This book addresses a central question of global human welfare: why do some countries achieve sustained economic growth and others stagnate? Professor Krieckhaus provides answers that integrate economics and political science, statistical analysis and historical case studies. The result is sobering, hopeful, and a fascinating read.
Dictating Development presents a powerful and original analysis of how colonialism has profoundly impacted the varying economic growth of developing nations. While previous studies have focused primarily on the domestic neoliberal policies of government and the political capacity of developing states, Dictating Development argues that economic growth is equally influenced (positively and negatively) by colonial powers. Jonathan Krieckhaus examines both historic colonial influences (on human capital and state structures) as well as contemporary ones (war, market access, and foreign aid). Based on an in-depth study of the regionally diverse nations of Mozambique, Korea, and Brazil, and a statistical analysis of growth in ninety-one countries from 1960 to 2000, Krieckhaus effectively demonstrates that most seemingly domestic political variables are in fact the byproduct of relationships with colonial powers. While not denying the role of neoliberalism as an important factor in development, Dictating Development reveals the roots of these policies: how colonialism influences the very nature of government and societal productivity.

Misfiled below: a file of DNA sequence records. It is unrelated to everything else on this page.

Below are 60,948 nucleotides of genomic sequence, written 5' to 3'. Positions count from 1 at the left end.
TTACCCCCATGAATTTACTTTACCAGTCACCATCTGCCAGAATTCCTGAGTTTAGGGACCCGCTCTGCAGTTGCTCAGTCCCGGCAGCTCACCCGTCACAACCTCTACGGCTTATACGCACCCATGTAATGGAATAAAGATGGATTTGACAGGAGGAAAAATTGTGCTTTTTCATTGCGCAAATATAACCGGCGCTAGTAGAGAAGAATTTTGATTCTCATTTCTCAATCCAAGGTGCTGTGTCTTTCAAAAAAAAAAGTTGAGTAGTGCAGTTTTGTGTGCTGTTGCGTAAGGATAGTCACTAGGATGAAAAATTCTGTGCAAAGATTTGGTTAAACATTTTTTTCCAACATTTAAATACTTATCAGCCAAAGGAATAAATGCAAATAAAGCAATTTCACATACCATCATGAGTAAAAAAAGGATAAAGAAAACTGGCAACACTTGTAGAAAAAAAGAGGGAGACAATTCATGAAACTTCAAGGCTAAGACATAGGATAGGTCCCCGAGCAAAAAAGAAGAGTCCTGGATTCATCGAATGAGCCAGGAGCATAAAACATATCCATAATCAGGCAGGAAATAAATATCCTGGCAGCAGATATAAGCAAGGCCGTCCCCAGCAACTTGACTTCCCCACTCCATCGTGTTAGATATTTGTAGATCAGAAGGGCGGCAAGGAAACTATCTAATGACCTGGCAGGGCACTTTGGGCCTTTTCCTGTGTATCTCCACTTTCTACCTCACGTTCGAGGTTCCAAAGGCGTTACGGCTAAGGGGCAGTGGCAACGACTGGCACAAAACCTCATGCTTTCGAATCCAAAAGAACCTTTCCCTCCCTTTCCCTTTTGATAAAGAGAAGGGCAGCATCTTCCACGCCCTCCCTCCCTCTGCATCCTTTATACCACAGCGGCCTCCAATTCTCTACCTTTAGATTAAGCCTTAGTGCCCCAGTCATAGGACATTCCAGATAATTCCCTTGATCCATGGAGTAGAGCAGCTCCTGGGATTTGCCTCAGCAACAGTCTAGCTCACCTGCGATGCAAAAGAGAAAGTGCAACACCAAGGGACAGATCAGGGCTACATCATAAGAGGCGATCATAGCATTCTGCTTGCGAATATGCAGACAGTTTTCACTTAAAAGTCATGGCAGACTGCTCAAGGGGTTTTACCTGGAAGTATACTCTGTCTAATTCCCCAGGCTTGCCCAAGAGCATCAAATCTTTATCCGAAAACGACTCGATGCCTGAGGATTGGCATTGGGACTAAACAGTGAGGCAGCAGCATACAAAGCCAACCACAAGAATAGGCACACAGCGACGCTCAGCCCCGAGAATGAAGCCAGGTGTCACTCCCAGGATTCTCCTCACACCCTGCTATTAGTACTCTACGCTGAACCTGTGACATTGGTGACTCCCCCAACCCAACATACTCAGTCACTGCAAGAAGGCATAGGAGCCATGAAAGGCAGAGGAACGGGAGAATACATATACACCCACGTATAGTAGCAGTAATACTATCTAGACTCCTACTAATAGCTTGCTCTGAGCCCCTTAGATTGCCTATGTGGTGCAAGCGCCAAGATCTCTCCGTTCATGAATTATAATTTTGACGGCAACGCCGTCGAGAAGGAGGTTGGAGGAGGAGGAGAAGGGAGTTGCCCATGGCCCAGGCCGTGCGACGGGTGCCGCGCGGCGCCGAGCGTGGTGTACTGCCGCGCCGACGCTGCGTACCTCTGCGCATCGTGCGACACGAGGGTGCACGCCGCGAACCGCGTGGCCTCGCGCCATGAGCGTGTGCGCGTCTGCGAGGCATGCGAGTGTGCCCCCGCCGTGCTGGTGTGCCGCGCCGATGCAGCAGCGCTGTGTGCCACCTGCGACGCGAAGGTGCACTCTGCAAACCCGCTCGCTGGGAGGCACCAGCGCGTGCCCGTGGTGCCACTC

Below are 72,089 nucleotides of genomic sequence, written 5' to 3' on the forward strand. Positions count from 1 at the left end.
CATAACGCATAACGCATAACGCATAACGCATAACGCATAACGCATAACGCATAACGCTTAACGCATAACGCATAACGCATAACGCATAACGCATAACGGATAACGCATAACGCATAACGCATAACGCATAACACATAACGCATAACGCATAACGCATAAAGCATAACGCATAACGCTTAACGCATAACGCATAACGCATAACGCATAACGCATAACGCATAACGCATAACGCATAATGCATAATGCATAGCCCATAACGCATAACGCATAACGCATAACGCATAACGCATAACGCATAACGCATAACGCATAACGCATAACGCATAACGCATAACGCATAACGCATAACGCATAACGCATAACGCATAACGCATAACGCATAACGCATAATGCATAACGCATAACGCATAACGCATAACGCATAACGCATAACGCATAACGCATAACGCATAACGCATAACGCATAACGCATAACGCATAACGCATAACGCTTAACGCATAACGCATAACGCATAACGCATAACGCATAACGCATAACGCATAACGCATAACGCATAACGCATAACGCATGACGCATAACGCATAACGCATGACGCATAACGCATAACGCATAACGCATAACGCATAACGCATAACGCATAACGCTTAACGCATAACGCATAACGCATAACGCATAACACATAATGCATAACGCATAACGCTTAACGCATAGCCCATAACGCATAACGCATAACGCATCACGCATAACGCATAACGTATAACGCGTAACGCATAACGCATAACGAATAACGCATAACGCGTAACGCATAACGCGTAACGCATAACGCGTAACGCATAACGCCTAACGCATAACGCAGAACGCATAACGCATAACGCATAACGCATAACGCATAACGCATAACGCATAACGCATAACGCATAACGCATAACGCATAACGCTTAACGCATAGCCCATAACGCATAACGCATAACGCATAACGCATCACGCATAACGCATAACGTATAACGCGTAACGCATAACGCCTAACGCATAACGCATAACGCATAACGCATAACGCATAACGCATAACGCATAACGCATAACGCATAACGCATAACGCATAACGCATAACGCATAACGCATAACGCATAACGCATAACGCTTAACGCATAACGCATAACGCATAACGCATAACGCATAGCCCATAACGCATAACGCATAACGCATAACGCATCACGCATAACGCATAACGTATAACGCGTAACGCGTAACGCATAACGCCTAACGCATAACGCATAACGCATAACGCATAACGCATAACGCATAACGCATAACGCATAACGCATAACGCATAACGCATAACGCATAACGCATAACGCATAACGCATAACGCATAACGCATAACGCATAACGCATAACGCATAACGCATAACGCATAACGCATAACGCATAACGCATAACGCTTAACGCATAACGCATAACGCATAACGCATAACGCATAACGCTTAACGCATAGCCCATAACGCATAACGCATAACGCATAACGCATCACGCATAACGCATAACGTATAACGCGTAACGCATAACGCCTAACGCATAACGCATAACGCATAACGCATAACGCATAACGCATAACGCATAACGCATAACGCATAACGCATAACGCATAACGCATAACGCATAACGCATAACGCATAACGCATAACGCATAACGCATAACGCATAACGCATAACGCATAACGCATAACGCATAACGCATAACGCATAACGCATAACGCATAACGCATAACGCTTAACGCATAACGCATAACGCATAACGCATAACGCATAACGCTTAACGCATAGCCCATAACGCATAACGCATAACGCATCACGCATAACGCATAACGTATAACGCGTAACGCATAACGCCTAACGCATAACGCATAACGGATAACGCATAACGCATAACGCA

In this admirable and important book Krieckhaus asks why some developing countries have experienced faster economic growth than others. Eschewing narrow and common answers, he refocuses our attention on the broader and deeper determinants located in the global milieu of developing countries. For all those interested in the political economy of development this is a must read.
This book offers a well-researched and persuasive argument about the external mechanisms that shape economic development. Krieckhaus's work systematically explores the impact that wars, colonial legacies, and external states have had on economic growth in developing countries. Given the recent tendency of scholars to emphasize the internal causes of economic growth over possible external causes, Dictating Development offers a welcome and timely addition to the development literature.